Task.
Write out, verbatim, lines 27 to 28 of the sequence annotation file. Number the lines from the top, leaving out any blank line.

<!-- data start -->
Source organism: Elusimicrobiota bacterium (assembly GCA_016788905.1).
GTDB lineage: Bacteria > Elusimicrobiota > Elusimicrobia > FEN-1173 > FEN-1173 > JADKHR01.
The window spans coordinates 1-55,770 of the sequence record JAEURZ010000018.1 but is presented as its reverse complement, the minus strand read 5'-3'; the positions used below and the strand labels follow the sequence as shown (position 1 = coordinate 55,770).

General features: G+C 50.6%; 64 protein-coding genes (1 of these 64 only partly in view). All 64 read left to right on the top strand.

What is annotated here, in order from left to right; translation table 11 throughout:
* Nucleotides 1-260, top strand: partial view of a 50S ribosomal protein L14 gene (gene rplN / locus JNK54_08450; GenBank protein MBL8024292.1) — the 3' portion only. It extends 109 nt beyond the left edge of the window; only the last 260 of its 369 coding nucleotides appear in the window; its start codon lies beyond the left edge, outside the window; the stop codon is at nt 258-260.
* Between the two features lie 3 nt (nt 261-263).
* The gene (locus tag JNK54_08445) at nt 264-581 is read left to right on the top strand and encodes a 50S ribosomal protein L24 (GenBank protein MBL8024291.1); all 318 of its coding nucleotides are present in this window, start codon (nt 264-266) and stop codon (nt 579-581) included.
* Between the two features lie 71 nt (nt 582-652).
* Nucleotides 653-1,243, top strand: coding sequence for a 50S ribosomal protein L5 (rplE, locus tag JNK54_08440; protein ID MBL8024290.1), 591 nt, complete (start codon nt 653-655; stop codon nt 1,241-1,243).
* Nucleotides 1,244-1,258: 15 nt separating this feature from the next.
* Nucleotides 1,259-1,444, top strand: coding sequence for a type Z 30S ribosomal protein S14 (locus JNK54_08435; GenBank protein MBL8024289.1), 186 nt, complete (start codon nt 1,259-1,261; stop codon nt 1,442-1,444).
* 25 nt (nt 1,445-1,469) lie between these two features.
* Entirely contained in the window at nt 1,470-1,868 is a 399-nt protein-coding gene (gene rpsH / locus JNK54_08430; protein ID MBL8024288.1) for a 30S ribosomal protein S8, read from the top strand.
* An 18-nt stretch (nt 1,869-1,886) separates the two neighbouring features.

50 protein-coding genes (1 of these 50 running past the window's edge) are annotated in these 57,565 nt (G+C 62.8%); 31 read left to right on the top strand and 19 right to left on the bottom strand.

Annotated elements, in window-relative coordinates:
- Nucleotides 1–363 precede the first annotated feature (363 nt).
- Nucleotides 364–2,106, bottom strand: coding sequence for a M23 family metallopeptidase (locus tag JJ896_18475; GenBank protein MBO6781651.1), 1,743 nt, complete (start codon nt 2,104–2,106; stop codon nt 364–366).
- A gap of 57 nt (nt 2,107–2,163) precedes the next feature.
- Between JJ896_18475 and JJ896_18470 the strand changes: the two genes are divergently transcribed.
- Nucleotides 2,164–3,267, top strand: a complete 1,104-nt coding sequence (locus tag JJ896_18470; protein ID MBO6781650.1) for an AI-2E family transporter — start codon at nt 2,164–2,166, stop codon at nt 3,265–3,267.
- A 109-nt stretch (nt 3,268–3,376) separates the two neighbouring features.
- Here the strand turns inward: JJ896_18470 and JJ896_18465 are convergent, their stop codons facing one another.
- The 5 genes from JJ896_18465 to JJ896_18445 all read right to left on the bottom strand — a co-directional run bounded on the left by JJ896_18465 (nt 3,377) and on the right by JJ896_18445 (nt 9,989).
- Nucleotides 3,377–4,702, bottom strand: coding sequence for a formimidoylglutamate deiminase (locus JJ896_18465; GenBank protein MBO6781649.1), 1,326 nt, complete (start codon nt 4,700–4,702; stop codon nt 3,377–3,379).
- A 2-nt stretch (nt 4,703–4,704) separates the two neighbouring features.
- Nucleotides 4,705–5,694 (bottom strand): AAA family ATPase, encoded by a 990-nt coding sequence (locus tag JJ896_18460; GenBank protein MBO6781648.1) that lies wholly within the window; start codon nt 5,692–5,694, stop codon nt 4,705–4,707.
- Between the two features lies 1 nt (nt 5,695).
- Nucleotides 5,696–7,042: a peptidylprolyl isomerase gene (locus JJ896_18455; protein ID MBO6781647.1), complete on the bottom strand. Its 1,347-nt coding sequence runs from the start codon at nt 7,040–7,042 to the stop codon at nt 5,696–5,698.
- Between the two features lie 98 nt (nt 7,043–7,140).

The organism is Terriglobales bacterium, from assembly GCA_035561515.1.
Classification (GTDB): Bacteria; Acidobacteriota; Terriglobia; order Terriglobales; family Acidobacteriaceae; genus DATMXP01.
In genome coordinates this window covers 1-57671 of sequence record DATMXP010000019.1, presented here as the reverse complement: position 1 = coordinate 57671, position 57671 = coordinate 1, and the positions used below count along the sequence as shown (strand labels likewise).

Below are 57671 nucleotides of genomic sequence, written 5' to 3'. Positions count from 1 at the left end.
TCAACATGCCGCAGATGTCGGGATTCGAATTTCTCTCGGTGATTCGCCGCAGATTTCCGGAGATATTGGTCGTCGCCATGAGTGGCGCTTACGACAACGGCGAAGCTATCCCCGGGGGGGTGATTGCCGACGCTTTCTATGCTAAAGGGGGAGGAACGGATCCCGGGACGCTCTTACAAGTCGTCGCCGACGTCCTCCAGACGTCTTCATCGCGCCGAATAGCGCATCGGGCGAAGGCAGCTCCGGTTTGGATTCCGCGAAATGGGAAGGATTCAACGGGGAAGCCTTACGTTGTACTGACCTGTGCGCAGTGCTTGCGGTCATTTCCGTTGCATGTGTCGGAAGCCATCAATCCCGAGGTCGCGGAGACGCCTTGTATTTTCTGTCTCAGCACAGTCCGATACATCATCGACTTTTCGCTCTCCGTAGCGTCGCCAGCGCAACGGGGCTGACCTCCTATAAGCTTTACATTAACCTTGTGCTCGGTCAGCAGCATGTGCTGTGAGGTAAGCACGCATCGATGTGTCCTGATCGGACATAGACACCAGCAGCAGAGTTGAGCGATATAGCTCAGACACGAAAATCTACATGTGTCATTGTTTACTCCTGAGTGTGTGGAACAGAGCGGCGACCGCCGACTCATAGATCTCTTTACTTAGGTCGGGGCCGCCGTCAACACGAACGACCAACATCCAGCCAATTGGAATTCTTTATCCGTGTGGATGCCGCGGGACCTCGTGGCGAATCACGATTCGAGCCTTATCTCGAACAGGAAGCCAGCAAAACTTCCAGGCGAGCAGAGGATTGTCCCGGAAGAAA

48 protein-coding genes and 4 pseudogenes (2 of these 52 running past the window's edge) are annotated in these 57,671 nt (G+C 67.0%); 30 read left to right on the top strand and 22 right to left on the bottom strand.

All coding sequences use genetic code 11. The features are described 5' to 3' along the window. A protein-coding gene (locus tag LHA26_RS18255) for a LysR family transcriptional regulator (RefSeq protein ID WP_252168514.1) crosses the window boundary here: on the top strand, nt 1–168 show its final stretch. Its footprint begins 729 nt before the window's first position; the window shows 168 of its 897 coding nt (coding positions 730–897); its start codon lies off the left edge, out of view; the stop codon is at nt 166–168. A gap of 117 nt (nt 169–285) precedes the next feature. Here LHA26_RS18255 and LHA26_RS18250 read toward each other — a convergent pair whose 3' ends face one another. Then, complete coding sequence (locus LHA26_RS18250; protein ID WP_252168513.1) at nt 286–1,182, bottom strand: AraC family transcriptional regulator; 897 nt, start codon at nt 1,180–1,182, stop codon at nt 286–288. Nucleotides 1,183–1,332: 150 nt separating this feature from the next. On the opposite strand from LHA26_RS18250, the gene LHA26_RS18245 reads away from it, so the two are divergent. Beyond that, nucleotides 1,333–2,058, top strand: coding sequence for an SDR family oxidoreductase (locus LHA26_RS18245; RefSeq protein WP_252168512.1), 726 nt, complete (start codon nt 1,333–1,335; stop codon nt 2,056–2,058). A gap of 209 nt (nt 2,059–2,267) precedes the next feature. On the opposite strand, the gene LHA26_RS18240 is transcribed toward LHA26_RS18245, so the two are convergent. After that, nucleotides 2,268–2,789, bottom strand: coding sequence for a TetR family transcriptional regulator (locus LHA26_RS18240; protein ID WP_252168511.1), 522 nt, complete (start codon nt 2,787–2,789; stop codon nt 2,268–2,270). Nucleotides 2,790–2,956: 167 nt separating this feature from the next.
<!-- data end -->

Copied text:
- A 2-nt stretch (nt 4,703–4,704) separates the two neighbouring features.
- Nucleotides 4,705–5,694 (bottom strand): AAA family ATPase, encoded by a 990-nt coding sequence (locus tag JJ896_18460; GenBank protein MBO6781648.1) that lies wholly within the window; start codon nt 5,692–5,694, stop codon nt 4,705–4,707.